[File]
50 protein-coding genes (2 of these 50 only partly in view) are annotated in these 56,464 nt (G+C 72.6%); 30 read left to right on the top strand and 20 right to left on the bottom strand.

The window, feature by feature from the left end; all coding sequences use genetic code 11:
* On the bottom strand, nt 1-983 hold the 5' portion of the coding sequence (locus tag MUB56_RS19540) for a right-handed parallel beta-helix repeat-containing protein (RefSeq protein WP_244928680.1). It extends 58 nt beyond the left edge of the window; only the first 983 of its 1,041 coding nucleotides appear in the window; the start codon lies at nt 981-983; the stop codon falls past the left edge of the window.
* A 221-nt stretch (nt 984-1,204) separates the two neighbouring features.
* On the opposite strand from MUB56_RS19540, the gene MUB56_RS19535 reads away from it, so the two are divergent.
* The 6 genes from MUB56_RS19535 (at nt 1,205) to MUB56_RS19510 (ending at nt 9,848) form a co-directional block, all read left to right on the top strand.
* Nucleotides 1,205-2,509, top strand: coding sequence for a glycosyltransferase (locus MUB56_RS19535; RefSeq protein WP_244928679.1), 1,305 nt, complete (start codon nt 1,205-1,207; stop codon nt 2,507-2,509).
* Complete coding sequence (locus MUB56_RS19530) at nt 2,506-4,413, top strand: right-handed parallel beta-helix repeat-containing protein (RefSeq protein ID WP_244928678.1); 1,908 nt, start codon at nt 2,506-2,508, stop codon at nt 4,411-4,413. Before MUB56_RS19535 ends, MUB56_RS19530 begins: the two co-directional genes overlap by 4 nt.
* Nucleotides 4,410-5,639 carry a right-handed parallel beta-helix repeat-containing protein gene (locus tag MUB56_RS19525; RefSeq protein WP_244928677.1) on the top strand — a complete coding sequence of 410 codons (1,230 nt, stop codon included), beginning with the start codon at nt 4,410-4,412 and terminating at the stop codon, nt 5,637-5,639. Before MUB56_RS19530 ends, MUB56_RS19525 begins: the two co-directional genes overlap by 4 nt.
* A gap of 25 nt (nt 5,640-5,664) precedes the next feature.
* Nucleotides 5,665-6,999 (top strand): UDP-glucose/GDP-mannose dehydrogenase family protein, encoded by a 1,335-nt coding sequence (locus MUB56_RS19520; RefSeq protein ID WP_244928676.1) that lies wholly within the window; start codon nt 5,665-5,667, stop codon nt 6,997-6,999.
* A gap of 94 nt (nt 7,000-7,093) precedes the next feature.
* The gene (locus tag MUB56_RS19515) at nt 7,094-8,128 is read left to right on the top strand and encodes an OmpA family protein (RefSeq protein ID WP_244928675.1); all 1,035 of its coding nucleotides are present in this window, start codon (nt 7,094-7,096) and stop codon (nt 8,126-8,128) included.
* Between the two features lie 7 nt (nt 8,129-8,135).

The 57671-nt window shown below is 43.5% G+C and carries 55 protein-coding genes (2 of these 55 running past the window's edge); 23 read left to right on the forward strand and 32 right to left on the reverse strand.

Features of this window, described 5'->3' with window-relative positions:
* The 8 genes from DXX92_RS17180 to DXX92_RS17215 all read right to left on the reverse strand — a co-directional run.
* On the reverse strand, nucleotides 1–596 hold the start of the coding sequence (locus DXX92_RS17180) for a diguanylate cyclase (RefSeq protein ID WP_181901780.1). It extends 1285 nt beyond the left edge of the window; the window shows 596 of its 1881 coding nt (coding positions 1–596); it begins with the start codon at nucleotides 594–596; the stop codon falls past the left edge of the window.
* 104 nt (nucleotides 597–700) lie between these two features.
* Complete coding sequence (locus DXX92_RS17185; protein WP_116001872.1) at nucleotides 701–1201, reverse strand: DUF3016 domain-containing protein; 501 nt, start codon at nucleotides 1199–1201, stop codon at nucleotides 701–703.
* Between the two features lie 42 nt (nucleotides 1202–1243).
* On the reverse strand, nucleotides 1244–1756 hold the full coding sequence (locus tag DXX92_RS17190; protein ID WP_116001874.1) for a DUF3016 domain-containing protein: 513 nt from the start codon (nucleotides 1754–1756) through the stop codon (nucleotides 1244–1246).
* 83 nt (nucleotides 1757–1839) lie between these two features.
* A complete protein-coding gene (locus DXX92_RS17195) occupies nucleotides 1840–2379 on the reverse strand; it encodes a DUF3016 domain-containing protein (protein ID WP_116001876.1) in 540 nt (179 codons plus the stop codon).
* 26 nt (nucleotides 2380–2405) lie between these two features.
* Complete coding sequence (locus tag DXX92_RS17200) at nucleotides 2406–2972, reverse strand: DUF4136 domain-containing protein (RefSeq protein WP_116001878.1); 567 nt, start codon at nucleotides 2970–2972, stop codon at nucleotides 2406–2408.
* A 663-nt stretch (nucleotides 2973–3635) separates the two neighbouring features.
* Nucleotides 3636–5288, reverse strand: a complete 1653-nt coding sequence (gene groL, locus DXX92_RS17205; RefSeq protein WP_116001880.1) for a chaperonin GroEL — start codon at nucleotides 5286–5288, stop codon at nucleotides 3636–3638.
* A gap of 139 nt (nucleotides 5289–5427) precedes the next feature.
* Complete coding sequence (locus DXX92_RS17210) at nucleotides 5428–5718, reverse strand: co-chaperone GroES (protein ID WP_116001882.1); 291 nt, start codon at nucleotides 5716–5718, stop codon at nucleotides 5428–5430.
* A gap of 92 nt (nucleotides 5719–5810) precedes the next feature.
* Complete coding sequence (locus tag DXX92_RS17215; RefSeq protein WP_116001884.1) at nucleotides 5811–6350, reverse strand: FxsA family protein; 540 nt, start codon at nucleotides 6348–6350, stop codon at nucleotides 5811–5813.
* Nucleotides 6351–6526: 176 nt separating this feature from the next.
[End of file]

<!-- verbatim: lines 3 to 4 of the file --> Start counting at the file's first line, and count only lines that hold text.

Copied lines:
* On the bottom strand, nt 1-983 hold the 5' portion of the coding sequence (locus tag MUB56_RS19540) for a right-handed parallel beta-helix repeat-containing protein (RefSeq protein WP_244928680.1). It extends 58 nt beyond the left edge of the window; only the first 983 of its 1,041 coding nucleotides appear in the window; the start codon lies at nt 981-983; the stop codon falls past the left edge of the window.
* A 221-nt stretch (nt 984-1,204) separates the two neighbouring features.